classification
Title: Exponential behavior in regular expression
Type: enhancement Stage:
Components: Regular Expressions Versions:
process
Status: closed Resolution: wont fix
Dependencies: Superseder:
Assigned To: Nosy List: edemaine, tim.peters
Priority: normal Keywords:

Created on 2006-07-02 12:26 by edemaine, last changed 2006-07-02 21:40 by tim.peters. This issue is now closed.

Files
File name Uploaded Description Edit
re_bug.py edemaine, 2006-07-02 12:26 Python test code that makes 're' very slow
Messages (3)
msg29009 - (view) Author: Erik Demaine (edemaine) Date: 2006-07-02 12:26
're' seems to have serious performance trouble with
nested Kleene stars in the regular expression, if the
matched text is fairly long.  Attached is an example,
naturally arising in some LaTeX parsing [admittedly not
the only way to do it], along with a text generator
parameterized by a repetition count n.  Here is simple
timing data on a Pentium 4 1.5GHz with 1.5GB RAM as a
function of n:

[...]
n=4: 0:00:00.015000
n=5: 0:00:00.032000
n=6: 0:00:00.140000
n=7: 0:00:00.594000
n=8: 0:00:02.203000
n=9: 0:00:08.859000
n=10: 0:00:39.641000
n=11: 0:02:44.172000
n=12: 0:10:23.500000

This seems far slower than it should be, but I don't
know the algorithm used by 're'.  Is this behavior
expected?  If so, should it be optimized away by
changing the algorithm?

The generated text consists of a few lines of preamble,
then a variable number n of copies of a partiuclar
line, followed by a few lines of postscript.  The first
line of the postscript causes the regular expression
*not* to match, and 're' spends a long time to find
that out.  Removing that line from the postscript, and
causing the regular expression to match, makes the
program run instantly.

I get the same behavior on Python 2.4 and 2.5b1, on
Windows and Linux, and with re.sub and re.search.
msg29010 - (view) Author: Tim Peters (tim.peters) * (Python committer) Date: 2006-07-02 13:13
Logged In: YES 
user_id=31435

Yes, it's easy to provoke exponential-time behavior.  For a
simple example, the regexp

^((a+)*)*$

takes O(3**n) time to fail to match strings of the form

"a"*n + "b"

Python's matcher is a backtracking engine, much like Perl's,
and most other languages' non-POSIX re facilities.  There's
nary a DFA in sight ;-)  Jeffrey Friedl's thick O'Reilly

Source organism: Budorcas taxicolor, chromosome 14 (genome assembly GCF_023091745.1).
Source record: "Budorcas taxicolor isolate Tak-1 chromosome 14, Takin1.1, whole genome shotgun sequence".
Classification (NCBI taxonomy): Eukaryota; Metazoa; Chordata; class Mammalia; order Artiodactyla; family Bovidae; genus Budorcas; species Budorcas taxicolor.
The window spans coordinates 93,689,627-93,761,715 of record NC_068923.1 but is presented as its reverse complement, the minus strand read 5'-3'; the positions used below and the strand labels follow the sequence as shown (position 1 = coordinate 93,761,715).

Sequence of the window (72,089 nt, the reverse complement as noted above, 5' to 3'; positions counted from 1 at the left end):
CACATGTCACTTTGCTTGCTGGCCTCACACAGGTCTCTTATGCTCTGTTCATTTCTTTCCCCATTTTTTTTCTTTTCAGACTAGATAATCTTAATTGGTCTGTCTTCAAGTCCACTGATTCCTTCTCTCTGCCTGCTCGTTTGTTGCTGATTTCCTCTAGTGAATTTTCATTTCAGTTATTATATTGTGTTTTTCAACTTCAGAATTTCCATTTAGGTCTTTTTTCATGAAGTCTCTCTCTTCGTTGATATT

book "Mastering Regular Expressions" is mostly about the
pragmatics of using such engines efficiently:

http://regex.info/

Note that there's no current hope that this will change: 
because of gimmicks like backreferences, these aren't
CompSci's idea of regular expressions, and no "thoroughly
efficient" implementation technique is known.  For example,
this teensy regexp:

^(aa+)\\1+$

matches strings of a's whose length isn't prime, and finds a
non-trivial factor when the length is composite.  For
harder-to-solve but messier examples:

http://perl.plover.com/NPC/
msg29011 - (view) Author: Tim Peters (tim.peters) * (Python committer) Date: 2006-07-02 21:40
Logged In: YES 
user_id=31435

Since this isn't going to change, I'm closing this.

I don't know exactly what your regexp is intended to match,
but I expect this will help speed it enormously:  inside a
group, one of the alternatives is the negated character
class (NCC):

[^{}%]

One of the other alternatives starts with "{" and another
with "%".  That's very good, because those three
alternatives are mutually exclusive based on just the
current character in the target string.

However, yet another alternative starts with a backslash,
and it's thus ambiguous whether the backslash should be
matched by that alternative or by the NCC.  Because this is
a backtracking engine, and the NCC is the first alternative,
it tries the NCC first and won't try the backslash
alternative unless it's impossible to find a match having
tried the NCC.  That can cause exponential-time
failing-match behavior all by itself.

If it's the case that a backslash in this context is
_always_ supposed to match the

\\.

alternative, then adding a backslash to the NCC removes the
ambiguity and greatly speeds (at least) failing matches:

[^{}%\\]

Then which alternative is supposed to match is entirely
determined by the current character in the target string, so
when backtracking on failure all other alternatives fail at
once, and backtracking continues with at worst insignificant
delay.

Adding a backslash to the "inner" NCC helps a little, but
adding one to the "outer" NCC too is very effective:

n=0: 0:00:00
n=1: 0:00:00
n=2: 0:00:00
...
n=97: 0:00:00
n=98: 0:00:00
n=99: 0:00:00

See Friedl's book for much more along these lines.
History
Date User Action Args
2006-07-02 12:26:58edemainecreate